New changes in Minnesota law could make it possible for you to have your conviction overturned.
The Minnesota Supreme Court decided Johnson v. State in August of 2018, and the Court decided that law enforcement officers could not lawfully threaten someone with a crime for refusing to submit to a blood draw, or a urine test, if the officer did not have a valid warrant for that search. The United States Supreme Court decided in Birchfield v. North Dakota that law enforcement officers need a search warrant to obtain a blood draw or urine test. A warrant is not required for a breath test, and the distinction is that the blood draws and urine tests are more intrusive than the breath test. Police officers commonly attempt to obtain a blood or urine sample, as opposed to a breath sample, when they believe someone is under the influence of a drug that would not be detected by a breath test. Blood draws can also be used to obtain a more accurate blood alcohol content level.
The court in the Johnson case further decided that this rule applies retroactively to prior test refusal convictions. This means that if you were convicted of a crime for refusing to provide a blood or urine sample and law enforcement did not have a warrant, you can now bring a motion in the district court where your conviction was entered to ask the court to overturn your conviction. However, having your conviction overturned is not guaranteed by bringing the motion.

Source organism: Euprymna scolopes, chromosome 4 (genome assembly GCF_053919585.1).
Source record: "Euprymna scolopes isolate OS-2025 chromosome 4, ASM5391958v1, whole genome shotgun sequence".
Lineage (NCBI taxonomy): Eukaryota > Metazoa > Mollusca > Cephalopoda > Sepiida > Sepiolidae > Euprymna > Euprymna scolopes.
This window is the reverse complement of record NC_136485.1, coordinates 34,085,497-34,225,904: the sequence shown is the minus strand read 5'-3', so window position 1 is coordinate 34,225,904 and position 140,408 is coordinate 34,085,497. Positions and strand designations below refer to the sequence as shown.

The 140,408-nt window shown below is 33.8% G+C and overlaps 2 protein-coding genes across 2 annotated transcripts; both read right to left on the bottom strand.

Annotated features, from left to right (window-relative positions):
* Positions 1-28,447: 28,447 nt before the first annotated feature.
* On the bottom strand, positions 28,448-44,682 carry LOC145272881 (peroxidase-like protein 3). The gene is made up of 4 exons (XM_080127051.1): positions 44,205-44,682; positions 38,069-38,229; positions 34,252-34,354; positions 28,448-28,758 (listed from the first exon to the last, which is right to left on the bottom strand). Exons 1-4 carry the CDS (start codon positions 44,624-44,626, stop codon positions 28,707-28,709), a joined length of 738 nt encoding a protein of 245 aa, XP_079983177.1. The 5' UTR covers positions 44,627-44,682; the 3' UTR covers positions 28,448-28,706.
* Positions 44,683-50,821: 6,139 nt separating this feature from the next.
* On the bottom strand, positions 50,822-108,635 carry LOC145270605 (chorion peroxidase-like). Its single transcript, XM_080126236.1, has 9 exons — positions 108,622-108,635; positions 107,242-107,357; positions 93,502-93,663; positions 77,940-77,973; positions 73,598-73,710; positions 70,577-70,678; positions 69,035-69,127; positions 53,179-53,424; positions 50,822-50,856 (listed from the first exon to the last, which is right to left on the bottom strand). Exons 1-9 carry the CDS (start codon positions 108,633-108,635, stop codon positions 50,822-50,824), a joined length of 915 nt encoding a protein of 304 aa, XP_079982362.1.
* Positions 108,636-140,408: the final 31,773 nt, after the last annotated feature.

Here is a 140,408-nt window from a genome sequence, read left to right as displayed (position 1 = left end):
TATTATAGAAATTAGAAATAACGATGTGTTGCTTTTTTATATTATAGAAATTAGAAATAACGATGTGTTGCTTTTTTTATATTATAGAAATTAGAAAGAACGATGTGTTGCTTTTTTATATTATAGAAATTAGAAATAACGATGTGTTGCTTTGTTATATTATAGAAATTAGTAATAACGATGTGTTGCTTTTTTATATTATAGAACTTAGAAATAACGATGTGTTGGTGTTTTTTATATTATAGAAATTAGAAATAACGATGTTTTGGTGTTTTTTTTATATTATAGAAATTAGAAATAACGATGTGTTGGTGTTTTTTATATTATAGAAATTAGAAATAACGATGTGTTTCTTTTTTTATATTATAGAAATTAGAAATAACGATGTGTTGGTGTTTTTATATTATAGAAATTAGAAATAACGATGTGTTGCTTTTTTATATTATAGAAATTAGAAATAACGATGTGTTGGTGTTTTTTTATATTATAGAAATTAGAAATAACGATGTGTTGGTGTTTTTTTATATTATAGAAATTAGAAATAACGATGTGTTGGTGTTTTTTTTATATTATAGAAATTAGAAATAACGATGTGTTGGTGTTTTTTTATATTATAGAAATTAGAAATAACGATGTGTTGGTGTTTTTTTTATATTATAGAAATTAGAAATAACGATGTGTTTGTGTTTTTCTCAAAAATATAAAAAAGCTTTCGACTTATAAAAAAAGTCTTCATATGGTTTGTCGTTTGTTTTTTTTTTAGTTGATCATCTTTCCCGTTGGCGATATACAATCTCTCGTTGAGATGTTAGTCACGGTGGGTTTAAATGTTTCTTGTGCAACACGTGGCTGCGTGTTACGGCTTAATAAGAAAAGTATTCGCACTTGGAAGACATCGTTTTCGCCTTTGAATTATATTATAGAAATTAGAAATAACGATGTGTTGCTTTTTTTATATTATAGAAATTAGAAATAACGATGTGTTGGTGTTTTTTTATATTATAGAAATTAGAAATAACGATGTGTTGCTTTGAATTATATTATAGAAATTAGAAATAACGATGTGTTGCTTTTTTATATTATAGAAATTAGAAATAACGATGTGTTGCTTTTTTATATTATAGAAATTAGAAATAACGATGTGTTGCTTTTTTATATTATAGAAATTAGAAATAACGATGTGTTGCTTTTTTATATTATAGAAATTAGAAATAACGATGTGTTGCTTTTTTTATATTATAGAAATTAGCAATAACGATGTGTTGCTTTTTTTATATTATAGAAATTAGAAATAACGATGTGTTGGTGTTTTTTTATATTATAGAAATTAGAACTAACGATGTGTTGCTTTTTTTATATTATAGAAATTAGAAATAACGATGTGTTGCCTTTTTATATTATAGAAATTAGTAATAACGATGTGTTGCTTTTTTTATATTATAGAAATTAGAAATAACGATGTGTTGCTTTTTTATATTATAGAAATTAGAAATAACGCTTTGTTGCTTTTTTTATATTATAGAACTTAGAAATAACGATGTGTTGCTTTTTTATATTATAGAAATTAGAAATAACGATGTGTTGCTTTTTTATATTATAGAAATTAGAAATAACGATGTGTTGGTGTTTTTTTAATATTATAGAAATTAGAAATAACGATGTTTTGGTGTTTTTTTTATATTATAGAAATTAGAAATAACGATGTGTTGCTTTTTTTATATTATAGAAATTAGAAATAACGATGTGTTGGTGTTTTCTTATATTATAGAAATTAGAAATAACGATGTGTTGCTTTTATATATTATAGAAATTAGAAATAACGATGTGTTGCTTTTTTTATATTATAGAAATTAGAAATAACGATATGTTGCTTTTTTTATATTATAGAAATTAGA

The State can oppose the overturning of the conviction and argue that there were circumstances in your case that support the conviction despite the fact that law enforcement did not have a warrant for the test. For example, the State could argue that there was an exception to the warrant requirement. One commonly argued exception to the warrant requirement is that exigent circumstances prevented, or made it impractical for, law enforcement to obtain a warrant. However, courts are not finding exigent circumstances exist very often due to the easy accessibility that law enforcement officers have to obtain search warrants. The courts will decide the motions on a case by case basis.
At Rinke Noonan we have experienced criminal defense attorneys up-to-date on these revisions and all things criminal defense. Please contact us if you have been convicted of test refusal to see if you are eligible to bring a motion to have your conviction overturned. We would be happy to assist you.
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